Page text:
Carbohydrate Antigens in Development and Differentiation
Glycoconjugates are major components of the outer surface of animal cells, and their carbohydrate structures change dramatically during development. Specific sets of carbohydrates are characteristic of different stages of differentiation and very often these carbohydrates are recognized by specific antibodies, thus providing differentiation antigens. In the mature organism, expression of distinct carbohydrates is eventually restricted to specific cell types. Aberrant expression of cell surface carbohydrates is very often associated with malignant transformation. They usually represent those present in early development and differentiation in normal cells, thus we call them oncodevelopmental or oncodifferentiation carbohydrates (or antigens).|
Carbohydrate differentiation antigens can serve as ligands for carbohydrate-binding proteins.
One of these antigens is the Lex antigen (or SSEA-1, stage specific embryonic antigen-1) originally discovered in the early embryo of the mouse. This carbohydrate appears to be involved in compaction in early embryogenesis but its presence is restricted to very few tissues and organs in adult. The sialylated form of Lex, sialyl Lex, having a NeuNAc alpha2-3Gal beta1-4(Fuc alpha1-3)GlcNAc-R structure, is a typical differentiation antigen present in leukocytes. There is direct evidence that sialyl Lex present on leukocytes is recognized by E- and P-selectin present in platelets and endothelial cells. Interestingly, the sulfated form of sialyl Lex is present on a specialized endothelium (high endothelial venules) and serves as a trafficking signal for lymphocytes to enter lymphoid circulation from blood circulation. These results indicate that carbohydrate-protein interaction takes place through two-way communication in this system. The expression of sialyl Lex and sulfated Lex is thus restricted to specific cell types. This specificity is achieved by specific expression of fucosyltransferase VII and possibly a sulfotransferase in leukocytes and high endotherial venules.
The expression of developmental carbohydrate antigen is also regulated by the expression levels of underlying carbohydrates.
In particular, the synthesis of a branch provides various possibilities for those oligosaccharides. Selectins preferentially bind to sialyl Lex and sulfated sialyl Lex present in mucin-type O-glycans, when core 2 branched structures are present (Fig. A). The expression of core 2 O-glycans is highly regulated during development. In T cell development, immature thymocytes in cortical thymus express core 2 branched O-glycans but the synthesis of core 2 O-glycans is turned off in relatively mature medullary thymocytes. T cells in the peripheral blood do not express core 2 O-glycans, but after activation, T cells acquire core 2 O-glycans. Moreover, T cells in peripheral blood synthesize core 2 O-glycans under pathological conditions such as Wiskott-Aldrich syndrome, AIDS and leukemia. These core 2 branched O-glycans apparently reduce T cell and B cell immune response, which is likely a cause of immunodeficiency in these diseases. The expression of core 2 O-glycans is regulated by the transcriptional levels of core 2 beta-1,6-N-acetylglucosaminyltransferase in all of these cases.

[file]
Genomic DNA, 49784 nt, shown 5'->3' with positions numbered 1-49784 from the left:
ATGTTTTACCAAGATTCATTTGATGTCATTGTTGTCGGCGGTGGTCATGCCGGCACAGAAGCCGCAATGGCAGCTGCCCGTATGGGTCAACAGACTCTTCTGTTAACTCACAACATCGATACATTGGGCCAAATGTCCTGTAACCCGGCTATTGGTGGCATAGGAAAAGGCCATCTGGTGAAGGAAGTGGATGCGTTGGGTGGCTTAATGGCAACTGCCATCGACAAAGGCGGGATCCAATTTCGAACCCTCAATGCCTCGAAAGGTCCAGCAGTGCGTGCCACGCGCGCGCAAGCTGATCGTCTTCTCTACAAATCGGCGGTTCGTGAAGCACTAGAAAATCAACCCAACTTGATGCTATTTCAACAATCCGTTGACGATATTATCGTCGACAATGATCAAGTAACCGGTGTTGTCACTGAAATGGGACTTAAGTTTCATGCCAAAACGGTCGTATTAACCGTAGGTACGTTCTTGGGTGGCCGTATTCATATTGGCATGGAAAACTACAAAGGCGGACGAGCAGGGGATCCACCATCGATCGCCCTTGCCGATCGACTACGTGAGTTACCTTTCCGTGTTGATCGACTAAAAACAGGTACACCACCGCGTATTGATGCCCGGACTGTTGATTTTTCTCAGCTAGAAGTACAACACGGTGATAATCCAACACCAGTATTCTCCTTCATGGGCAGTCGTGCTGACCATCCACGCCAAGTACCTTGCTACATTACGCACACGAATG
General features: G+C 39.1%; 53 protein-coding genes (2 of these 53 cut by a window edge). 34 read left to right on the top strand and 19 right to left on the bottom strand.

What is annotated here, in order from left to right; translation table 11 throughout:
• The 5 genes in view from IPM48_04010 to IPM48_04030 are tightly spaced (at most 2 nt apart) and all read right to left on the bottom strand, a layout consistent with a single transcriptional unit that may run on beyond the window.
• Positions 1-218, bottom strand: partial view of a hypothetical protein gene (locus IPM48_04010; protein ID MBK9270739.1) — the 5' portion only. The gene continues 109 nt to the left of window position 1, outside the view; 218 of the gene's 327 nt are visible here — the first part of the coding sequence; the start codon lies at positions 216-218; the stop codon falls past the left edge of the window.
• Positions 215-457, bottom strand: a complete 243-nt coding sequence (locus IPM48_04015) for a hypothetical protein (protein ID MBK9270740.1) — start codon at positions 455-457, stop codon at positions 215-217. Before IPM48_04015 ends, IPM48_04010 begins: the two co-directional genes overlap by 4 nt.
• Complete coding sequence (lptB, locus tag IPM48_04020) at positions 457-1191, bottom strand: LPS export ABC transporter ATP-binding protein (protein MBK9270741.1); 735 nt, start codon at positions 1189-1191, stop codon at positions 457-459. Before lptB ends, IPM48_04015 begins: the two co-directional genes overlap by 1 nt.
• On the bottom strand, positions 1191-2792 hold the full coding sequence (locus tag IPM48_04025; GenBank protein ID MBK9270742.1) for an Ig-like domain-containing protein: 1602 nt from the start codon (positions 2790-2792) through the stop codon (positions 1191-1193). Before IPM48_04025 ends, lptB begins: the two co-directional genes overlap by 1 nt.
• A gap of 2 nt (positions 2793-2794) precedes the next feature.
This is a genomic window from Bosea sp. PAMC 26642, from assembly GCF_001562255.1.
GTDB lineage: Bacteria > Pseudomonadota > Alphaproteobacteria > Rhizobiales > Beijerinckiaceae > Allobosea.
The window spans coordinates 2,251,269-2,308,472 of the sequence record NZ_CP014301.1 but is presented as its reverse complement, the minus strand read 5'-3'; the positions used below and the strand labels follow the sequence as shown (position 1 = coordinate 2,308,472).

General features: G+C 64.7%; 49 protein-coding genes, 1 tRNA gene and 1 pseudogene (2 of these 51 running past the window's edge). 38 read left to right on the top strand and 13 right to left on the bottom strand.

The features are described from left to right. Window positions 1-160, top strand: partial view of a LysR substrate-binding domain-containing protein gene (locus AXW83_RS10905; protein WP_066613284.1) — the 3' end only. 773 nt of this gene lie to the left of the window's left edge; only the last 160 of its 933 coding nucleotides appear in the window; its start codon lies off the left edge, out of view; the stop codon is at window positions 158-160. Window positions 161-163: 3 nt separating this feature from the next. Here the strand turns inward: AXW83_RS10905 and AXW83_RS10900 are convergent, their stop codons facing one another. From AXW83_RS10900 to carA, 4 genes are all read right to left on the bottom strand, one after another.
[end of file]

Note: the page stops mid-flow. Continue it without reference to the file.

Core 2 O-glycan synthesis also leads to the synthesis of poly-N-acetyllactosamine, which contains repeats of (Gal beta1-4GlcNAc beta1-3)n, in O-glycans (Fig. B). The expression of poly-N-acetyllactosamine allows these carbohydrates to be further modified to express differentiation antigens. Sialyl poly Lex is one of these structures and this oligosaccharide is synthesized through the concerted actions of fucosyltransferase VII and IV, uniquely present in leukocytes.